2021: I’m currently not accepting new clients for therapy, whether individual or family.
I offer psychotherapy by telephone or video to clients in Colorado and Oregon. Sessions are 50 minutes long and generally take place once a week. I don’t take insurance, as insurance only pays for “medically necessary” therapy, and I’m a relationship specialist.
If you live elsewhere, and are the parent of an estranged adult child, I offer short-term consultation, which is not the same as therapy. Please see my Consultation page for details.
My greatest strength as a therapist is my ability to get to the root of a problem quickly.
Below are the two main concerns that bring people into my office, and how I work with them.
Relationship problems between parents and adult children
I offer compassion, healing, and practical tools for parents rejected by adult children, and anyone walking on eggshells in parent-adult child relationships. My approach to family conflict is, above all, non-blaming and non-shaming.
Estrangement from a son or daughter can severely disrupt a person’s physical, mental and emotional well-being. Sometimes the best thing you can do is hunker down for a while and catch your breath before taking any new steps.
For many parents, improving the relationship requires setting the stage through personal growth and individual healing first. I’ve seen parents succeed in reconnecting with an estranged son or daughter by approaching the problem with a full emotional “bucket” rather than feeling fragile, vulnerable, or confused.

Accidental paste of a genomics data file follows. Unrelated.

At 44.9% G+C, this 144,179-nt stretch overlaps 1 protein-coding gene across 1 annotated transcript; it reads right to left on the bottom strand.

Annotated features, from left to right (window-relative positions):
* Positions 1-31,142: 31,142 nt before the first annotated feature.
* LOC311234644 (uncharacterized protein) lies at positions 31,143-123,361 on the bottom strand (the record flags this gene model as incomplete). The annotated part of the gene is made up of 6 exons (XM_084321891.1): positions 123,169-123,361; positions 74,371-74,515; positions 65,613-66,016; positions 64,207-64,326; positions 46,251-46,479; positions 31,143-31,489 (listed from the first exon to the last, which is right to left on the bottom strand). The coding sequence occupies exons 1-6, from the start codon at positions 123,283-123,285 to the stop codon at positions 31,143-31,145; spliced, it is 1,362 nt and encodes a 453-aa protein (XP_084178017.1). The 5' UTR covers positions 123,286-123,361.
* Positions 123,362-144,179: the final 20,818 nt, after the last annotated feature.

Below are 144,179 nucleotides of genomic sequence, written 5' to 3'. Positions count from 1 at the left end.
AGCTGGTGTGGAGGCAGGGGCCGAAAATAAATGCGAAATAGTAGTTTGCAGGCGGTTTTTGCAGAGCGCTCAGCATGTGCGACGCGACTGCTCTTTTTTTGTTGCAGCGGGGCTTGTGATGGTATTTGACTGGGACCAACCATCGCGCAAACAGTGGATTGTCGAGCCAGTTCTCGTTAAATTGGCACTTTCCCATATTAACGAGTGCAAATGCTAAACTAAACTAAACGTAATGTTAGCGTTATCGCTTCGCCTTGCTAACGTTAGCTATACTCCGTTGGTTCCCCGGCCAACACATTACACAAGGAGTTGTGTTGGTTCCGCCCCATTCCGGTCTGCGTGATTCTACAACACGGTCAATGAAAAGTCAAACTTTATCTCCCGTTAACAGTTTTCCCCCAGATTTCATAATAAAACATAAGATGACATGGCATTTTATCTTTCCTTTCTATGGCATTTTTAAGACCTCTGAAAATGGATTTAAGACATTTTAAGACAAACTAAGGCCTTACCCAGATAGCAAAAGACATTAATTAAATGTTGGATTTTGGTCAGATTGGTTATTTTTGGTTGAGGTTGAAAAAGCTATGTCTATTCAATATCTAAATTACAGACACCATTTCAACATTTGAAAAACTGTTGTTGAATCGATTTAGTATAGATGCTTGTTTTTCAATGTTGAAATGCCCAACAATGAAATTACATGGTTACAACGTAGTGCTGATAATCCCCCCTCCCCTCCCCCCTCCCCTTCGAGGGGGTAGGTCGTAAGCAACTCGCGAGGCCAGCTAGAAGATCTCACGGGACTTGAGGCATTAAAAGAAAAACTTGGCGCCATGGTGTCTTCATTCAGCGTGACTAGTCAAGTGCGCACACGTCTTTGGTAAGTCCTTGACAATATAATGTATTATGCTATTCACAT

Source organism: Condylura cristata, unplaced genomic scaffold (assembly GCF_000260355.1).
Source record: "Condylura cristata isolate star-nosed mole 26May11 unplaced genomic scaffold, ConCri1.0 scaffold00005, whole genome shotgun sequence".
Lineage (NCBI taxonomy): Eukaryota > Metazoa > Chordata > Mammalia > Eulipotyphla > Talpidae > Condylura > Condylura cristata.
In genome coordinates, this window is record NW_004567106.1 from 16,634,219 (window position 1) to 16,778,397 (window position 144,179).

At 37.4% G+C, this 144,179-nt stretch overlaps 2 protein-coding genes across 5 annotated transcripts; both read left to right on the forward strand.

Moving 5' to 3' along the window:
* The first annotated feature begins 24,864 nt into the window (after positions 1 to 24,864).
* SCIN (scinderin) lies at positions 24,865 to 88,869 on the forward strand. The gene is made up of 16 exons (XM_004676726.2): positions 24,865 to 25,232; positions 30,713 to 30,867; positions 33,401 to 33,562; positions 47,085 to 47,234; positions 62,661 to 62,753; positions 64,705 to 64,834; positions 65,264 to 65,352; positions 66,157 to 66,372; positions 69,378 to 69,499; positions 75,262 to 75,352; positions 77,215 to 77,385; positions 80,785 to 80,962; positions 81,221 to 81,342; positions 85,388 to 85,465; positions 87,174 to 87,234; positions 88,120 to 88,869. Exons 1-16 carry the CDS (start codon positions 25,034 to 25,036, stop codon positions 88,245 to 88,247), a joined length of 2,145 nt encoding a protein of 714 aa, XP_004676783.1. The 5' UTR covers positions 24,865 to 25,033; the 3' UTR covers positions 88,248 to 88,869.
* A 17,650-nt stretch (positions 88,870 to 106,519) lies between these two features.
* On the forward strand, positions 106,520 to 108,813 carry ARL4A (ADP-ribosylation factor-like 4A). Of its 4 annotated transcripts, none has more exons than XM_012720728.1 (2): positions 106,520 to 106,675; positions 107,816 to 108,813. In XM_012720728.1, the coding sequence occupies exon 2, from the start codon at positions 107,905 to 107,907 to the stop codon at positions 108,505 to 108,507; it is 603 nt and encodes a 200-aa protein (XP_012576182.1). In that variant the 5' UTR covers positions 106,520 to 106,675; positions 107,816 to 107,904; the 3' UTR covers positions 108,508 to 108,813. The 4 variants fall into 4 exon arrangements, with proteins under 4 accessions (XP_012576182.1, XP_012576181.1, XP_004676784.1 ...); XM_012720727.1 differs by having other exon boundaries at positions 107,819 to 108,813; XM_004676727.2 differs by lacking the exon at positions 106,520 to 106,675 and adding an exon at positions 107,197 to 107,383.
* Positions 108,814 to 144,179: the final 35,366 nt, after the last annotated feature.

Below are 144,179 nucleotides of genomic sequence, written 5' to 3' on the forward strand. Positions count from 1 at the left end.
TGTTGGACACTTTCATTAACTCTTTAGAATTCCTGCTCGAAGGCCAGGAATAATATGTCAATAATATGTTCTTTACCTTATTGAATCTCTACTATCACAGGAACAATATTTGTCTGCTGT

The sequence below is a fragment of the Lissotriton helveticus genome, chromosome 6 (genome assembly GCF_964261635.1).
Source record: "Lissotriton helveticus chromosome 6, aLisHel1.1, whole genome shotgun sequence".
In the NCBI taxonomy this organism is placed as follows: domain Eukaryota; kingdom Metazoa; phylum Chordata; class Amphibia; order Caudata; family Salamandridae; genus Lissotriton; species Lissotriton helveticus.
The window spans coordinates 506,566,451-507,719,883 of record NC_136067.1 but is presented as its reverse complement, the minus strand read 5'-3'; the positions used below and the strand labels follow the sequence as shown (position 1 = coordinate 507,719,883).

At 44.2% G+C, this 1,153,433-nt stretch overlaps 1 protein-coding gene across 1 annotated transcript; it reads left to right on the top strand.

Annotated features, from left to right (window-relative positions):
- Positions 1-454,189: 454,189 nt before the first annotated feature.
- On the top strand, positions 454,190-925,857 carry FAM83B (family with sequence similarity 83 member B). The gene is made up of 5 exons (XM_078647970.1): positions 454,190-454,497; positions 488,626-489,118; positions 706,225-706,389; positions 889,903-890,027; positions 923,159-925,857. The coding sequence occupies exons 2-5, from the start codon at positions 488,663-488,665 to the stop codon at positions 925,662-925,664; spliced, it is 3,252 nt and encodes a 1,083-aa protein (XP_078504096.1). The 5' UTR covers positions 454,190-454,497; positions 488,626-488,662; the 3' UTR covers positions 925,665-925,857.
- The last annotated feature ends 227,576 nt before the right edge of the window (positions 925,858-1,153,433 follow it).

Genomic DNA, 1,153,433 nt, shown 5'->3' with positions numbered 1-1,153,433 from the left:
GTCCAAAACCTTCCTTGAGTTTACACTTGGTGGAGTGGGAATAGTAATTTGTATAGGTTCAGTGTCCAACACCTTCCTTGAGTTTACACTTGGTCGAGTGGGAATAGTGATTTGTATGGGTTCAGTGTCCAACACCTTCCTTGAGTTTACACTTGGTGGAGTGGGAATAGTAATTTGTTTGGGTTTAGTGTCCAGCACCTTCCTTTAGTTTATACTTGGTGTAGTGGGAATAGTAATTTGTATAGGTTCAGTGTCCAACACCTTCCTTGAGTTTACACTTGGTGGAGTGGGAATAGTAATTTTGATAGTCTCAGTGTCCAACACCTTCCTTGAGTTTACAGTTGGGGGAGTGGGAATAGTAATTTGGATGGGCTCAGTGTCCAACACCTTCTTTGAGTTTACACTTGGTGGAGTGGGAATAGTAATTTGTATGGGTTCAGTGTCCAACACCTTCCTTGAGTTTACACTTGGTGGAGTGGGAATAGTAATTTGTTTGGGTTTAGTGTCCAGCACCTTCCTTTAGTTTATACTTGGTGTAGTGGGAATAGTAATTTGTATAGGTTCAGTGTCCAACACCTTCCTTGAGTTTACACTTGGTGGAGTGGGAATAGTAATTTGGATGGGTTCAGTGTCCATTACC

Therapy can help fill that emotional bucket and add new tools to your tool belt. Parent-adult child estrangement is an area of specialty for me; I’ve sat with hundreds of people in this painful situation. Happily, I’ve seen many succeed in breaking through the impasse.
If you’re a parent, you’re welcome to to join me inside The Reconnection Club, my online school and support hub for parents rejected by adult children. The Club is not a substitute for therapy, so please seek local support.
You wouldn’t know it from watching television, but it’s perfectly normal to feel low sometimes. Life has ups and downs; we respond to them emotionally because we’re human.
Feeling sad or lonely is an authentic response to a loss of connection to yourself and/or others. And grief – in all its forms, including just feeling numb – is a natural response to loss.
Too often, we don’t have the support we need to move through life’s inevitable dark passages. We feel freakish in our pain, or worse, a burden on others.
I’m privileged to provide clients with some of the support we all deserve when we experience loss or disconnection. I can also hold a flashlight to brighten the path that leads through the pain and out the other side.
A good DIY resource for dealing with difficult emotions is my book, Constructive Wallowing: How to Beat Bad Feelings by Letting Yourself Have Them.
I’m sorry to say that I’m not taking new therapy clients at the moment. If that changes, I’ll update this page.
Therapy for parents of estranged adult children should be the same as regular individual therapy. It’s important to explore your own heart and personal history apart from your child(ren), to achieve emotional healing.
An estrangement specialist may be consulted about the situation (see my Consultation page to learn more), but personal therapy is a separate and usually necessary step for parents. Adult children of course benefit from therapy as well.